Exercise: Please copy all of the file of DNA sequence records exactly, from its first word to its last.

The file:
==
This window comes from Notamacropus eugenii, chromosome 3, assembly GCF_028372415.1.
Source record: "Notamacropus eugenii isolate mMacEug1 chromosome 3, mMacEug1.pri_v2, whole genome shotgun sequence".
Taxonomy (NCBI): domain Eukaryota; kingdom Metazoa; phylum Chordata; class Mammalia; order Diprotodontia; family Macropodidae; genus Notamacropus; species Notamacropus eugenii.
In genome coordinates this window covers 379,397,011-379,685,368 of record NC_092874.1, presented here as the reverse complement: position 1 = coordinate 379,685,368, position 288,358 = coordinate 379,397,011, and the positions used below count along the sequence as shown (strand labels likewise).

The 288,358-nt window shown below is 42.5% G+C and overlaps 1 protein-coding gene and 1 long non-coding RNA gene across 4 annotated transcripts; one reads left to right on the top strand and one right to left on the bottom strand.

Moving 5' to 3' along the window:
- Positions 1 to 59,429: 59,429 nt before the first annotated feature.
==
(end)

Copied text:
This window comes from Notamacropus eugenii, chromosome 3, assembly GCF_028372415.1.
Source record: "Notamacropus eugenii isolate mMacEug1 chromosome 3, mMacEug1.pri_v2, whole genome shotgun sequence".
Taxonomy (NCBI): domain Eukaryota; kingdom Metazoa; phylum Chordata; class Mammalia; order Diprotodontia; family Macropodidae; genus Notamacropus; species Notamacropus eugenii.
In genome coordinates this window covers 379,397,011-379,685,368 of record NC_092874.1, presented here as the reverse complement: position 1 = coordinate 379,685,368, position 288,358 = coordinate 379,397,011, and the positions used below count along the sequence as shown (strand labels likewise).

The 288,358-nt window shown below is 42.5% G+C and overlaps 1 protein-coding gene and 1 long non-coding RNA gene across 4 annotated transcripts; one reads left to right on the top strand and one right to left on the bottom strand.

Moving 5' to 3' along the window:
- Positions 1 to 59,429: 59,429 nt before the first annotated feature.